Mostly Film contributors discuss the music of the year so far after the jump …
Mostly Albums – Jim Eaton-Terry
I started this year with a plan; to only listen to music released in the month, each month. Actually the first draft of this resolution was to choose an album a week and listen only to that, but the sheer grinding dullness of my week 3 choice soon scuppered that. But for most of the time I’ve stuck to the programme.
James Blake – Limit to Your Love
James Blake is a wonderful producer and singer, but he just can’t write a song. So the standout track on his album – the most convincing of the wave of more or less poppy dubstep efforts of the year – is his cover of a Feist song. It’s an old trick, overwhelming a song with its own echoes – you could probably trace it back to Alvin Lucier – but it’s always effective, especially if the song in the foreground is strong enough. Turn up the bass if you’ve not heard this before, or you’ll miss the point.
PJ Harvey – The Last Living Rose
It’s only listening back to this now that I realise it’s the most conventionally PJ Harvey production on the (brilliant) album. But it’s also the best song. There’s something clumsy and unfocused about the lyrics on Let England Shake which, married to the kaleidoscopic sound of the record, comes closer than I’d have imagined possible to capturing the fragmented, dangerous, chaotic world of the dub and folk records she harks back to. The utter seriousness of PJ Harvey’s output has kept me at a distance since 4-Track Demos but here, perhaps by widening the canvas, she pulls you into her world.
Tune-Yards – Gangsta
Who-kill is, without doubt, the record of the year for me. Riot Grrl, The Pop Group, Nina Simone, Gracelands – every time I listen, I come up with a different list of reference points. It’s not an easy listen, but I’d almost forgotten that a singer could cover so much ground sonically, lyrically and vocally and still hang together as a pop song. I love Tune-Yards so much – and no, I’m not going to indulge her wacky typography – that here’s a DVD extra: her cover of Burning Spear, which again sounds like nothing on earth:
Elbow – Lippy Kids
From New York art riot to Manchester nostalgia. Build a Rocket, Boys! (incidentally the title of the year) is as polite and polished as modern rock gets. Gently progressive (in both senses), Guy Garvey’s haunting collages of the past and present are delivered with a mahogany sheen. The uptempo songs are fine, but this 6 minute lament for lost youth is what stays with me.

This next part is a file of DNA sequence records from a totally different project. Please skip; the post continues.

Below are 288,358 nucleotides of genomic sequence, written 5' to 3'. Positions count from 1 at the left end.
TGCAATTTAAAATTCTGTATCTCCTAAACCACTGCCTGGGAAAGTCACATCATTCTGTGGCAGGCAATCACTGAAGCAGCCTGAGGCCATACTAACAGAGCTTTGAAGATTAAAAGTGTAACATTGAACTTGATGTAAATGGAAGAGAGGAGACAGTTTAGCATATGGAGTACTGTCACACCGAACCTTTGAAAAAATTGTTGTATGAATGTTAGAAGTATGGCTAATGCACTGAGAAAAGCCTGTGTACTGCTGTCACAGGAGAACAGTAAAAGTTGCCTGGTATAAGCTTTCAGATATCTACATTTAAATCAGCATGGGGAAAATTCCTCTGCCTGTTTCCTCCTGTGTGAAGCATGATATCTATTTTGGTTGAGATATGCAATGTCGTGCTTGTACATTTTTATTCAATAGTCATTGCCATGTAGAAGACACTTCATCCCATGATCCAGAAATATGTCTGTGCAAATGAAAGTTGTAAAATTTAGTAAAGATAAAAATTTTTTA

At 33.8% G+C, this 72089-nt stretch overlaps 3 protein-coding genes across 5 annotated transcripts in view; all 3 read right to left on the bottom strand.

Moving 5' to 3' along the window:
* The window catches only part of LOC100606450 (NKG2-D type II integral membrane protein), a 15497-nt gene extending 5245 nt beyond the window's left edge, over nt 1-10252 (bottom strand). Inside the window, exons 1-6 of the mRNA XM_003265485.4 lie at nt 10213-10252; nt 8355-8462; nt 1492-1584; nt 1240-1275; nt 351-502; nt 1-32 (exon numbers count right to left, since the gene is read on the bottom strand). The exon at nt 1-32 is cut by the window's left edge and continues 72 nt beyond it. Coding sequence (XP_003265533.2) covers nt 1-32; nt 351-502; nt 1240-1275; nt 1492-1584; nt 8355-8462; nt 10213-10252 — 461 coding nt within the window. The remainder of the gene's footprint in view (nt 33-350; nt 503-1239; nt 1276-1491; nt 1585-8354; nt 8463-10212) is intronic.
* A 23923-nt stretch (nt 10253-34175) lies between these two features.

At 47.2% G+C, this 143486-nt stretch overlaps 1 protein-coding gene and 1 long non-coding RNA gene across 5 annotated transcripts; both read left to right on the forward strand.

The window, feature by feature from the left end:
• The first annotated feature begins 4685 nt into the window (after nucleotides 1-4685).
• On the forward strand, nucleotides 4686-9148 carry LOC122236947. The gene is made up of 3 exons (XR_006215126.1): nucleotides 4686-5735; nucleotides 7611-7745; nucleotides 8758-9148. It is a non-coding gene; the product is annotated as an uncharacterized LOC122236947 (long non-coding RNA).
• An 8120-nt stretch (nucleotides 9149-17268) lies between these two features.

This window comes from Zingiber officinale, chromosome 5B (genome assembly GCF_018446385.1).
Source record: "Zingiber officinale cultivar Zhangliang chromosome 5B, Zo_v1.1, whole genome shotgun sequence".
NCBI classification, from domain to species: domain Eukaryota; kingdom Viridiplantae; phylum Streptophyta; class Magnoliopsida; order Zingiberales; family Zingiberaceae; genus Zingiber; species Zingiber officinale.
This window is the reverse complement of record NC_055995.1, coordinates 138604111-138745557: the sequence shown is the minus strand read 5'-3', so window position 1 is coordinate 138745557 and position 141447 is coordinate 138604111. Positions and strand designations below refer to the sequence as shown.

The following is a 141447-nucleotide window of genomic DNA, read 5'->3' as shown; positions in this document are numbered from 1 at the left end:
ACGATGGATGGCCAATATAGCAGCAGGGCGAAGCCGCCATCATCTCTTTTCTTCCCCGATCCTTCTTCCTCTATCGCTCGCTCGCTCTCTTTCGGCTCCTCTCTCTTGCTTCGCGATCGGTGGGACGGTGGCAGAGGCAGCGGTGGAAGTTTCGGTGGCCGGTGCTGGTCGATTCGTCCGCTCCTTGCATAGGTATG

Thurston Moore – Benediction
I love this. I never thought that Thurston’s voice and the songs were at the heart of Sonic Youth, but I’ve listened to his Beck-produced acoustic album Demolished Thoughts more than any SY record this century.
Cher Lloyd – Swagger Jagger
Moth seems to have unaccountably overlooked this. It’s still a lost opportunity – I was really hoping for the dubstep ‘Sound of the Underground’ from Cher – but it’s still the pop single of the year. And as I suspect she’s about to vanish without a trace, let’s all enjoy her while she lasts, eh?
Mostly Pop – Mr Moth
1 Dev – Bass Down Low
=2 Nicola Roberts – Beat of my Drum
=2 Wretch 32, ft. Example – Unorthodox
4 Jesse J – Do it Like a Dude
5 Nicki Minaj – Girls Fall Like Dominoes
6 Kanye West – All of the Lights
7 Lady Gaga – Born This Way
8 Bruno Mars – Lazy Song
9 Jennifer Lopez – On the Floor
10 Cee Lo Green – Bright Lights Bigger City
If I’m honest, this hasn’t been a vintage year so far. Granted, when the pop has been good, it’s been exceptional, but examples of the quality songs inhabiting the top half of my top ten have been few. Even the usually reliable Gaga’s output has been substandard; Born This Way is an energising riff on Madonna and Judas is stomping and has a beautiful video to recommend it, but neither are a patch on Bad Romance or Telephone and it seems that even the record company is having their doubts – the clip for Edge of Glory has a single set, no costume changes, and no dancers. Difficult second album, indeed (though I think Jim missed the point that Bill Drummond recognised – Gaga’s natural home is the single, and the music video, not the album). Enough about Lady G, though. The rest of the chart!
When I first heard Dev’s Bass Down Low, I thought little of it – pretty girl doing vocals over a banging club track. Then I found myself nodding when it turned up in the background. Then I sought it out. Now I love it. Who knew, I said excitedly when I found out, that Dev is not the name of some faceless electro group but the singer?! She’s a person!
Nicola Roberts,Wretch 32, Jesse J have all had me quack on about them already, so we’ll skip to another oddball in the chart, Nicki Minaj. Not generally my idea of fun, Minaj excels with Girls Fall Like Dominoes, a winning marriage of battery acid rap (strictly speaking it’s a sequence of rhyming namedrops) and the sweeping chorus of The Big Pink’s minor 2009 hit Dominoes. The last of the great pop singles of the first half of the year, and staggeringly there is STILL no readily-available promo video for it.